I’ve been writing often on this site lately, so I decided to listen to the audio version of On Writing Well: The Classic Guide to Writing Nonfiction by William Zinsser. The book was highly recommended by Derek Sivers. More than a collection of grammatical rules and techniques, On Writing Well is a common sense guide on how to keep your writing concise and engaging. Here are the passages and concepts that resonated with me:
Writing: Art or Craft?
- Writing is a craft, like carpentry or plumbing. As any craft, it has its tools. The tools of writing are words.
- Re-Writing is more important than writing. Writing never comes out right the first time around.
The Principles of Good Writing
- Clarity is the goal in writing.
- The reader must understand exactly what you mean.
- Read your sentences aloud to see if they are clear.
- Remove clutter from your writing.
- Rid your writing of any pretentiousness, pomposity and fat.
- Use simple words: don’t use “assistance” when you can say “help”. Don’t use “I’m congnizant of” when you can say “I know”.
- Writing is hard: easy writing makes hard reading.
- Short is better than long: short sentences are better than long sentences.
- Cut your writing by 50%!
- Things you can cut:
- Adverbs (loudly, thoroughly, etc.). Most of the time, the verb is enough.
- Most adjectives.
- Qualifiers: “sort of”, “a little bit”, etc.
- Anouncing what you’re about to say: “As you probably may have noticed…”
- Write the way you talk. If you don’t speak a certain way, don’t write it that way.
- Sound like a person.
- You are writing for YOU.
- You don’t need to be an expert about a subject. You just need to be interested.
- Your style is your personality in writing.
- Don’t try to be ornate or pretentious.
- All writers are driven by ego.
- Self-esteem is important: write about what YOU want.
- If you want to write compelling stories, you need self-esteem.
- Who are you writing for? You!
- Your writing is the gift of who you are.
- Many times you won’t feel like writing, so you need strong discipline and work habits.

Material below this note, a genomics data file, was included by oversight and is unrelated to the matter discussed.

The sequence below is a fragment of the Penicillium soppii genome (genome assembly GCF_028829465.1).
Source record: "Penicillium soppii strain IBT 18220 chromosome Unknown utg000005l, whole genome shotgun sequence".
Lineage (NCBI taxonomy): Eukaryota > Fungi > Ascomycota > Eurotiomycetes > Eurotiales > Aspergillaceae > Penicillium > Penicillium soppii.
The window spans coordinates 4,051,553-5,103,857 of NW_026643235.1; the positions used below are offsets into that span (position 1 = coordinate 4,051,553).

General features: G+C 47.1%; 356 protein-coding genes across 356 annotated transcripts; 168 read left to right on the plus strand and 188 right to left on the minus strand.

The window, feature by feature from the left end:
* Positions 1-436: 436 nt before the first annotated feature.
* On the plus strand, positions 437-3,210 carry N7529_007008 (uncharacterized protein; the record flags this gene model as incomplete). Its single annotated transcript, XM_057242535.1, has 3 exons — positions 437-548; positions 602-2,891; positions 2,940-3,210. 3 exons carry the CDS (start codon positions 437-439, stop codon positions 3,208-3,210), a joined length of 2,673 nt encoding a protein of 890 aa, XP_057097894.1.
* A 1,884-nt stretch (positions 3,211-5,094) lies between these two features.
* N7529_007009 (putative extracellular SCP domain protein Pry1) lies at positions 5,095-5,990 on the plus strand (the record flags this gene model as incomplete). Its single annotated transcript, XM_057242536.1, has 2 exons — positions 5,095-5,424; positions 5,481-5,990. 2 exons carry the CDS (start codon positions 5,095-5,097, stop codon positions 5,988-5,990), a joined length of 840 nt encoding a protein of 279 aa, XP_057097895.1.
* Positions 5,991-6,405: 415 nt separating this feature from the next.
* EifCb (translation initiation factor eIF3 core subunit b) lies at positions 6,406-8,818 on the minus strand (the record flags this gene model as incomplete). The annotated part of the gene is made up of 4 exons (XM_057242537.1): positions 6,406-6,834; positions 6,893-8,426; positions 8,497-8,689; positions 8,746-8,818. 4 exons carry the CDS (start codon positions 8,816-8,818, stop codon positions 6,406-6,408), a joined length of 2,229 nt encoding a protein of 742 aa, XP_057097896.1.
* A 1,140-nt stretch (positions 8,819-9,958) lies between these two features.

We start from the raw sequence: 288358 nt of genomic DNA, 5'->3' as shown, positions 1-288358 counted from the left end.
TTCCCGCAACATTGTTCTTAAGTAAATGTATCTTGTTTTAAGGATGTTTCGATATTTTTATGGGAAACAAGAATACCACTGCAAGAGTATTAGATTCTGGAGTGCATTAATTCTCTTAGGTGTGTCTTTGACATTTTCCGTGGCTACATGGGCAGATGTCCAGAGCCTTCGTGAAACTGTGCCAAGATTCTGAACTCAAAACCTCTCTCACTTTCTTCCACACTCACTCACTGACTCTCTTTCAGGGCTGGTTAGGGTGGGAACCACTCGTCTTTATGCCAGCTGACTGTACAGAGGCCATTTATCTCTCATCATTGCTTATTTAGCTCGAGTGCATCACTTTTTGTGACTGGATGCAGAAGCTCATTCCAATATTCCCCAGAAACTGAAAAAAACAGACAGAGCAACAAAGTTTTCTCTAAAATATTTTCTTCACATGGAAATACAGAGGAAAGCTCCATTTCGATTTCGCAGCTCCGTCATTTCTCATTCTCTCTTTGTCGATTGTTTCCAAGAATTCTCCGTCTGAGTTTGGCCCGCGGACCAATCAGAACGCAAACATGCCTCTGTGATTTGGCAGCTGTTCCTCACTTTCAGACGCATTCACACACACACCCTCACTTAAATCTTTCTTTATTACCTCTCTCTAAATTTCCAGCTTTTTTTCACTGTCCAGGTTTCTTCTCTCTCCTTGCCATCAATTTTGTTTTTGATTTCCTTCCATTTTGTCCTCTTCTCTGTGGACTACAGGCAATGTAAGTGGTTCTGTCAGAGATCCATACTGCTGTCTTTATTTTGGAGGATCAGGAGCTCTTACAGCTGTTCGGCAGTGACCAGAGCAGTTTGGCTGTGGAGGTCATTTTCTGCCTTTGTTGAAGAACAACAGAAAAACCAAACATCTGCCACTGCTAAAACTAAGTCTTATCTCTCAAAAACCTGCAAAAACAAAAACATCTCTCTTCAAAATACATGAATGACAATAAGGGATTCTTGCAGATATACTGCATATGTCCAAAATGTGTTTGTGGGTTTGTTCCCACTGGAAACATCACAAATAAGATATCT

- The reader has to believe that the writer is feeling good.
- You learn to write by writing.
- There is no right or wrong way to write: some write a full text and then review. Others write one paragraph and re-writes it often before moving to the next.
- There is no right or wrong time to write but you need to establish a routine for writing and stick to it.
- Re-writing will give you pleasure.
- Writing is visual. Good writing catches the eye before it catches the brain.
- Use plain words that you can relate to.
- Use active verbs: active verbs give momentum to a sentence and helps you picture who did what.
- One-syllable active verbs are the best.
- Eliminate passive verbs: they remove the person from the sentence, and force you to come up with a passive noun.
- Use short, simple nouns that we all know.
- Bad nouns are usually of latin origin: orientation, implementation, etc. (too long and sound pretentious).
- If you are not an expert on a subject just show sincerity.
- To write good English you have to read good English.
- Find role-models and imitate them.
- Write with your “ear”: rhythm, cadence, musicality are very important. Read your sentences aloud to see if they sound write.
- If a sentence doesn’t “sound” right, re-write it.
- Make sure that your sentences are well connected, otherwise you will lose your reader.
Information and Narrative
- There is nothing more interesting (and effective) than the truth.
- Don’t try to explain what is already clear.
- Sincerity is your most important credential.
- Narratives: everybody loves stories. Tell a story.
- Make ample use of quotes. Quotes are the best way to convey what people think, say or feel.
- Quotes make your writing credible and interesting.
- Learn the skill of interviewing.
- Interview with pen and paper, not a recording device.
- Alternate quotes with your writing.
- A good interviewer has to generate trust.
- Be true to yourself!